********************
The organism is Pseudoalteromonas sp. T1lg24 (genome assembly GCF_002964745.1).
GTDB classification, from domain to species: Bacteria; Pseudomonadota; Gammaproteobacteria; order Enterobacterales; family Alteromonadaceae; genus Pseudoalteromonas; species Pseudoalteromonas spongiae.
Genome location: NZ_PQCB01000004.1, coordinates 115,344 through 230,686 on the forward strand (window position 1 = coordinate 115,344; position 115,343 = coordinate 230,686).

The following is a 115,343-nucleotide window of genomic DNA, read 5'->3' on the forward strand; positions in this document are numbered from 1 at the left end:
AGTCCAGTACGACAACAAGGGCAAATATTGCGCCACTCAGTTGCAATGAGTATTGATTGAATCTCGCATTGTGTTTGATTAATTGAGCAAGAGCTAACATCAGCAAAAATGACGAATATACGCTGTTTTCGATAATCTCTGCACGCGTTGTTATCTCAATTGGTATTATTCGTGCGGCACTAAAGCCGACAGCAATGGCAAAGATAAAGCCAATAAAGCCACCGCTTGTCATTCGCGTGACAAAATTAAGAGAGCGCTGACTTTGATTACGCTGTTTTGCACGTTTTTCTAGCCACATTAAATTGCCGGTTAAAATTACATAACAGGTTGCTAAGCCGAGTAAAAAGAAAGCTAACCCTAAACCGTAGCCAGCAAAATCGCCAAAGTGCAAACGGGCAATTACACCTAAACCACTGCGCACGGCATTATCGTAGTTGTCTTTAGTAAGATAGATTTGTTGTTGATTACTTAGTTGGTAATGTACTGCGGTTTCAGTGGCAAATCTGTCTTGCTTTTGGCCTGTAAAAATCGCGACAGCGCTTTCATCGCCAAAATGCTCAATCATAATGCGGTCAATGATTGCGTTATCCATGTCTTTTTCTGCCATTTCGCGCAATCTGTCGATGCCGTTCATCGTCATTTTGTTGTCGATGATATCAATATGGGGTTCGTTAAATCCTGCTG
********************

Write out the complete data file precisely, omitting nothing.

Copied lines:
The organism is Pseudoalteromonas sp. T1lg24 (genome assembly GCF_002964745.1).
GTDB classification, from domain to species: Bacteria; Pseudomonadota; Gammaproteobacteria; order Enterobacterales; family Alteromonadaceae; genus Pseudoalteromonas; species Pseudoalteromonas spongiae.
Genome location: NZ_PQCB01000004.1, coordinates 115,344 through 230,686 on the forward strand (window position 1 = coordinate 115,344; position 115,343 = coordinate 230,686).

The following is a 115,343-nucleotide window of genomic DNA, read 5'->3' on the forward strand; positions in this document are numbered from 1 at the left end:
AGTCCAGTACGACAACAAGGGCAAATATTGCGCCACTCAGTTGCAATGAGTATTGATTGAATCTCGCATTGTGTTTGATTAATTGAGCAAGAGCTAACATCAGCAAAAATGACGAATATACGCTGTTTTCGATAATCTCTGCACGCGTTGTTATCTCAATTGGTATTATTCGTGCGGCACTAAAGCCGACAGCAATGGCAAAGATAAAGCCAATAAAGCCACCGCTTGTCATTCGCGTGACAAAATTAAGAGAGCGCTGACTTTGATTACGCTGTTTTGCACGTTTTTCTAGCCACATTAAATTGCCGGTTAAAATTACATAACAGGTTGCTAAGCCGAGTAAAAAGAAAGCTAACCCTAAACCGTAGCCAGCAAAATCGCCAAAGTGCAAACGGGCAATTACACCTAAACCACTGCGCACGGCATTATCGTAGTTGTCTTTAGTAAGATAGATTTGTTGTTGATTACTTAGTTGGTAATGTACTGCGGTTTCAGTGGCAAATCTGTCTTGCTTTTGGCCTGTAAAAATCGCGACAGCGCTTTCATCGCCAAAATGCTCAATCATAATGCGGTCAATGATTGCGTTATCCATGTCTTTTTCTGCCATTTCGCGCAATCTGTCGATGCCGTTCATCGTCATTTTGTTGTCGATGATATCAATATGGGGTTCGTTAAATCCTGCTG